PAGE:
Night Questions and Answers
by Elie Wiesel

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Discuss Wiesel's use of foreshadowing in Chapter 2 of Night regarding Madame Schachter?

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Thanh Munoz eNotes educator | Certified Educator

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As in many literary works, in Night Elie Wiesel depicts a situation in which the mentally disturbed give a clue to the truth which other people are unaware of, or about which they are in denial.

Madame Schächter, on the prison train to Auschwitz, repeatedly sees a huge fire in the countryside outside the train, pointing to it and screaming hysterically. The other prisoners look out and see nothing but the dark night. They assume she's hallucinating, and because she's causing the terror of the other passengers to increase, the young men eventually gag Madame Schächter. The fire she sees, of course, is a prophecy of the crematoria that await the Jews in the concentration camp.

Wiesel has stressed that even at this point the Jews cannot believe what is happening to them and are not aware that Jews are being mass-murdered at the camps. When they reach Auschwitz the kapos are astounded that those in Elie's group have never even heard of the place. This lack of knowledge is not only crucial to understanding the mental shock of the prisoners when they finally see what is happening to them; it is emblematic of the general human tendency to disbelieve in evil and to react with incredulity when other humans behave with the kind of monstrous cruelty of the Nazis—and of other groups throughout history who have committed genocide and war crimes. Madame Schächter's vision not only foreshadows the destruction being carried out in the camps but is an example of the grim irony of a mentally unbalanced individual's perceiving reality more clearly than her sane companions do.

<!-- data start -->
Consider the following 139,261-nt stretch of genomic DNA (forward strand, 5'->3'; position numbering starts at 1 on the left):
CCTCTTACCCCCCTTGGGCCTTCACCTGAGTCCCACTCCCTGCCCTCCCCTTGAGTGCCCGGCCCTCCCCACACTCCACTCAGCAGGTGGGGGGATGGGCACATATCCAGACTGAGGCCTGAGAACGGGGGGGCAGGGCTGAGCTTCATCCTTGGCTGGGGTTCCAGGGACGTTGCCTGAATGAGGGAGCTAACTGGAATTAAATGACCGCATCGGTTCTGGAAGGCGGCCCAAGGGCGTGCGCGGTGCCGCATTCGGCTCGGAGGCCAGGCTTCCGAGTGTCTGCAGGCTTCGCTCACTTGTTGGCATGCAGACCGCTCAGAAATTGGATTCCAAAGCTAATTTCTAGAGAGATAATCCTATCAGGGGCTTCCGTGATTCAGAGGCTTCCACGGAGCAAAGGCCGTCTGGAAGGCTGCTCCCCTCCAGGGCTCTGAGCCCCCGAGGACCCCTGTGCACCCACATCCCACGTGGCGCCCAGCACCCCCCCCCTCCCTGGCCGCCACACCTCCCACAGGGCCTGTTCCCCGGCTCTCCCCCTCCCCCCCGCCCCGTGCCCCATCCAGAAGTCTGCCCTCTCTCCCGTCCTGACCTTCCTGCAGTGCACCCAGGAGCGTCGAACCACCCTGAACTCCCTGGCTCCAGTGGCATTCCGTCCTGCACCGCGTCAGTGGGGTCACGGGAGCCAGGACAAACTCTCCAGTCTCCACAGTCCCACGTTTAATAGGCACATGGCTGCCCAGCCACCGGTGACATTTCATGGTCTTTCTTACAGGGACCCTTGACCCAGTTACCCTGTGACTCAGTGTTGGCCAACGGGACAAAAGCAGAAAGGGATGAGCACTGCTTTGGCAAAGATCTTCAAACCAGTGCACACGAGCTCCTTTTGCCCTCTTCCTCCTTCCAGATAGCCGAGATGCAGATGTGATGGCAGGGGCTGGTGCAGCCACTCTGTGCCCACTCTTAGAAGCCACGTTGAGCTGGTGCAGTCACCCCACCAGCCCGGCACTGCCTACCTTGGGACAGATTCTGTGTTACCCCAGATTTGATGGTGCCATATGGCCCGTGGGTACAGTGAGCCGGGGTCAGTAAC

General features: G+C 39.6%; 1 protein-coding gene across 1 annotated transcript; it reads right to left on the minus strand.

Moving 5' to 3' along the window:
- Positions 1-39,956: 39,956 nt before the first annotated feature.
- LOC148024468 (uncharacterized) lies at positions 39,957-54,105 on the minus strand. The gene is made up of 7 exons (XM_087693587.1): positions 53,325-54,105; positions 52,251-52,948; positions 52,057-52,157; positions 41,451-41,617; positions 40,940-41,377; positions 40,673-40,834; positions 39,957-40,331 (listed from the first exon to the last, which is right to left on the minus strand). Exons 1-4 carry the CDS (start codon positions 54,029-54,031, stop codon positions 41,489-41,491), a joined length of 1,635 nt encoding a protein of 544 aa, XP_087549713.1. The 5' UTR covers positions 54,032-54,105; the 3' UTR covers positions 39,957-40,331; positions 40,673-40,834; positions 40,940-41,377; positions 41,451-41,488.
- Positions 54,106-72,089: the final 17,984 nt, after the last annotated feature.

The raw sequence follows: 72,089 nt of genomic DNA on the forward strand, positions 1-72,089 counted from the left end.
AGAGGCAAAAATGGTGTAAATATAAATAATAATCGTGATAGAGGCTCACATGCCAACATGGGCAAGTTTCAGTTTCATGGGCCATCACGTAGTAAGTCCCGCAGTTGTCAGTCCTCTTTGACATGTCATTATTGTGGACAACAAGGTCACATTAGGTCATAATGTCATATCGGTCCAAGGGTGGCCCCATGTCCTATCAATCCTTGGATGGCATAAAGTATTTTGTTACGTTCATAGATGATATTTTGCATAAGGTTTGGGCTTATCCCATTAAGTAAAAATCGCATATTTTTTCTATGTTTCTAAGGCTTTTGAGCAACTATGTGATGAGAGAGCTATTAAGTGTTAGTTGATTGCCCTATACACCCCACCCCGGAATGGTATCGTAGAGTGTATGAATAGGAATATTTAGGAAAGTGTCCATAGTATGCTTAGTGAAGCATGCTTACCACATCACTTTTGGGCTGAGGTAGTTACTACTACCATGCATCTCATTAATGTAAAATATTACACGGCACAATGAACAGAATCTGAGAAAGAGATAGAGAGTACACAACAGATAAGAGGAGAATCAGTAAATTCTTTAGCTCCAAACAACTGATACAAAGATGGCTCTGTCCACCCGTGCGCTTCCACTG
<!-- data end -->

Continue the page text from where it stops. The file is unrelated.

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Ashley Kannan eNotes educator | Certified Educator

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When the reader sees Madame Schachter and her reactions inside the train car, it ends up revealing much of what is to come.  The moment with Madame Schachter ends up holding much in way of significance and foretelling what Eliezer himself is going to endure.  The first level of foreshadowing is that she is insistent to all around her that where the Jewish people from Sighet are going is not good.  She is rather persistent in this assertion.  While everyone around her is saying that their condition is not as bad as one thinks, Madame Schachter undercuts this rationalization with her assertion that it will actually be worse.  In this instance, she is right for no one in that car really had any idea as to what is going to be endured at the hands of the Nazis.  Additionally, when the other Jewish people attempt to silence her, it is foreshadowing the level of cruelty that Eliezer is going to witness in his different times at different camps from that moment onwards.  It is also indicative of how the dehumanization that the Nazis perpetrated upon their victims is going to be replicated when the victims dehumanize one another as their only means of survival.  Eliezer's witnessing of Madame Schachter is so profound because he experiences the same afterwards in his own ways.

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